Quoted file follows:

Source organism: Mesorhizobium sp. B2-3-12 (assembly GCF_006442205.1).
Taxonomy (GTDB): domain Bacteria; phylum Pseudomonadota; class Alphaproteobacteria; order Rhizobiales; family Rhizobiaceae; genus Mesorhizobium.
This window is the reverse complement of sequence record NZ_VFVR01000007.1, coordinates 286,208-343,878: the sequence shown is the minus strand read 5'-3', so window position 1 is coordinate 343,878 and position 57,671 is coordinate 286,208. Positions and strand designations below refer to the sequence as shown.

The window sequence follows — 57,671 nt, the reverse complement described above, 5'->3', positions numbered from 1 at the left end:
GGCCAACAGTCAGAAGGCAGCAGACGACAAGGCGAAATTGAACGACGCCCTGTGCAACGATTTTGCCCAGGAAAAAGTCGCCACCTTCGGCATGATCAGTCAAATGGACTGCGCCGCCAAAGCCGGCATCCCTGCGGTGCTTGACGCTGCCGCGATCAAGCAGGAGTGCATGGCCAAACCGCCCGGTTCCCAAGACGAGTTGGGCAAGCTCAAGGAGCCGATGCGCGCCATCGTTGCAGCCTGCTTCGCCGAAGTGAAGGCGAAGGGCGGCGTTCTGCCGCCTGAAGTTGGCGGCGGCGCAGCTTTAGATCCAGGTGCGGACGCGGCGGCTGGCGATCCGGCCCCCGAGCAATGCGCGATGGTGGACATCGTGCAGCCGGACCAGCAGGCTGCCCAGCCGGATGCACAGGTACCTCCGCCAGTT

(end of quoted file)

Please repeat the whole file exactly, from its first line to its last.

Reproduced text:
Source organism: Mesorhizobium sp. B2-3-12 (assembly GCF_006442205.1).
Taxonomy (GTDB): domain Bacteria; phylum Pseudomonadota; class Alphaproteobacteria; order Rhizobiales; family Rhizobiaceae; genus Mesorhizobium.
This window is the reverse complement of sequence record NZ_VFVR01000007.1, coordinates 286,208-343,878: the sequence shown is the minus strand read 5'-3', so window position 1 is coordinate 343,878 and position 57,671 is coordinate 286,208. Positions and strand designations below refer to the sequence as shown.

The window sequence follows — 57,671 nt, the reverse complement described above, 5'->3', positions numbered from 1 at the left end:
GGCCAACAGTCAGAAGGCAGCAGACGACAAGGCGAAATTGAACGACGCCCTGTGCAACGATTTTGCCCAGGAAAAAGTCGCCACCTTCGGCATGATCAGTCAAATGGACTGCGCCGCCAAAGCCGGCATCCCTGCGGTGCTTGACGCTGCCGCGATCAAGCAGGAGTGCATGGCCAAACCGCCCGGTTCCCAAGACGAGTTGGGCAAGCTCAAGGAGCCGATGCGCGCCATCGTTGCAGCCTGCTTCGCCGAAGTGAAGGCGAAGGGCGGCGTTCTGCCGCCTGAAGTTGGCGGCGGCGCAGCTTTAGATCCAGGTGCGGACGCGGCGGCTGGCGATCCGGCCCCCGAGCAATGCGCGATGGTGGACATCGTGCAGCCGGACCAGCAGGCTGCCCAGCCGGATGCACAGGTACCTCCGCCAGTT